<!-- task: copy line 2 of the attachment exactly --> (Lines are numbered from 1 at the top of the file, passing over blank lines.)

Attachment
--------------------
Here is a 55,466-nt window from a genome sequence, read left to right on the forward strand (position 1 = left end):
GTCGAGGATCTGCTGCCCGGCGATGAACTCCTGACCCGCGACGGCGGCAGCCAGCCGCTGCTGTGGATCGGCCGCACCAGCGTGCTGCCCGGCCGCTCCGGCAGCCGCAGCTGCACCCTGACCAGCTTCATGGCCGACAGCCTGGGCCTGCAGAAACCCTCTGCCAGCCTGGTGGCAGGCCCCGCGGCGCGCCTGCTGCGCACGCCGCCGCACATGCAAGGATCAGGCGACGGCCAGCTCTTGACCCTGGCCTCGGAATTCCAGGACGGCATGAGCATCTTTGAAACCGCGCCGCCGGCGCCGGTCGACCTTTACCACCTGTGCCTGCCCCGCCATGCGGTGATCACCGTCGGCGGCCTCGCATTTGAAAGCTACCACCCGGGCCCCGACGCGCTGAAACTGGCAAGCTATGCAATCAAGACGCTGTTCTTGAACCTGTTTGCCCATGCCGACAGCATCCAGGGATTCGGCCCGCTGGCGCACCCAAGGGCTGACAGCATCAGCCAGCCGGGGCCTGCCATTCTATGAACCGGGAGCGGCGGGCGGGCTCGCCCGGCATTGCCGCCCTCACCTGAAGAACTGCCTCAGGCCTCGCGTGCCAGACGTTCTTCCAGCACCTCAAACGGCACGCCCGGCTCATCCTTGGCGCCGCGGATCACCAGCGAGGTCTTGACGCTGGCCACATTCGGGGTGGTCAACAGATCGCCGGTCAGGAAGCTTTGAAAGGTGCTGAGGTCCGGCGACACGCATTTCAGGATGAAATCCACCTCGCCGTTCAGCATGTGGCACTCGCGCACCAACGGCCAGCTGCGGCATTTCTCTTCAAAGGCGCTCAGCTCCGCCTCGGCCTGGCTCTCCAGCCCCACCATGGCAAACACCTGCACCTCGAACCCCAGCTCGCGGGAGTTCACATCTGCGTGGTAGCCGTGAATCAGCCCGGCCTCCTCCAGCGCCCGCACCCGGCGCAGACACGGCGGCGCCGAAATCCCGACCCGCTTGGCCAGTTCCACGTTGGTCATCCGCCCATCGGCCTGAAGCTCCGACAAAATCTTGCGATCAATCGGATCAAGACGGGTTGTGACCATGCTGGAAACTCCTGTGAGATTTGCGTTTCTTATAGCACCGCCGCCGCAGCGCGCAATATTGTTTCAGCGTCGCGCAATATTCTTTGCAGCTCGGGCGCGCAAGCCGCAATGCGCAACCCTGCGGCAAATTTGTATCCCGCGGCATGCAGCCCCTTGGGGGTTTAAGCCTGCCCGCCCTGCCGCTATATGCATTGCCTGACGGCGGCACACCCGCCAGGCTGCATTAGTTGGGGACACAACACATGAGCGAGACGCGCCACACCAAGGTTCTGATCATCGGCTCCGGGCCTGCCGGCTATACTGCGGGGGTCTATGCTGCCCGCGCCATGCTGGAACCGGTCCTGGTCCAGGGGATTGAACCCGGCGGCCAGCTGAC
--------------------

GTCGAGGATCTGCTGCCCGGCGATGAACTCCTGACCCGCGACGGCGGCAGCCAGCCGCTGCTGTGGATCGGCCGCACCAGCGTGCTGCCCGGCCGCTCCGGCAGCCGCAGCTGCACCCTGACCAGCTTCATGGCCGACAGCCTGGGCCTGCAGAAACCCTCTGCCAGCCTGGTGGCAGGCCCCGCGGCGCGCCTGCTGCGCACGCCGCCGCACATGCAAGGATCAGGCGACGGCCAGCTCTTGACCCTGGCCTCGGAATTCCAGGACGGCATGAGCATCTTTGAAACCGCGCCGCCGGCGCCGGTCGACCTTTACCACCTGTGCCTGCCCCGCCATGCGGTGATCACCGTCGGCGGCCTCGCATTTGAAAGCTACCACCCGGGCCCCGACGCGCTGAAACTGGCAAGCTATGCAATCAAGACGCTGTTCTTGAACCTGTTTGCCCATGCCGACAGCATCCAGGGATTCGGCCCGCTGGCGCACCCAAGGGCTGACAGCATCAGCCAGCCGGGGCCTGCCATTCTATGAACCGGGAGCGGCGGGCGGGCTCGCCCGGCATTGCCGCCCTCACCTGAAGAACTGCCTCAGGCCTCGCGTGCCAGACGTTCTTCCAGCACCTCAAACGGCACGCCCGGCTCATCCTTGGCGCCGCGGATCACCAGCGAGGTCTTGACGCTGGCCACATTCGGGGTGGTCAACAGATCGCCGGTCAGGAAGCTTTGAAAGGTGCTGAGGTCCGGCGACACGCATTTCAGGATGAAATCCACCTCGCCGTTCAGCATGTGGCACTCGCGCACCAACGGCCAGCTGCGGCATTTCTCTTCAAAGGCGCTCAGCTCCGCCTCGGCCTGGCTCTCCAGCCCCACCATGGCAAACACCTGCACCTCGAACCCCAGCTCGCGGGAGTTCACATCTGCGTGGTAGCCGTGAATCAGCCCGGCCTCCTCCAGCGCCCGCACCCGGCGCAGACACGGCGGCGCCGAAATCCCGACCCGCTTGGCCAGTTCCACGTTGGTCATCCGCCCATCGGCCTGAAGCTCCGACAAAATCTTGCGATCAATCGGATCAAGACGGGTTGTGACCATGCTGGAAACTCCTGTGAGATTTGCGTTTCTTATAGCACCGCCGCCGCAGCGCGCAATATTGTTTCAGCGTCGCGCAATATTCTTTGCAGCTCGGGCGCGCAAGCCGCAATGCGCAACCCTGCGGCAAATTTGTATCCCGCGGCATGCAGCCCCTTGGGGGTTTAAGCCTGCCCGCCCTGCCGCTATATGCATTGCCTGACGGCGGCACACCCGCCAGGCTGCATTAGTTGGGGACACAACACATGAGCGAGACGCGCCACACCAAGGTTCTGATCATCGGCTCCGGGCCTGCCGGCTATACTGCGGGGGTCTATGCTGCCCGCGCCATGCTGGAACCGGTCCTGGTCCAGGGGATTGAACCCGGCGGCCAGCTGAC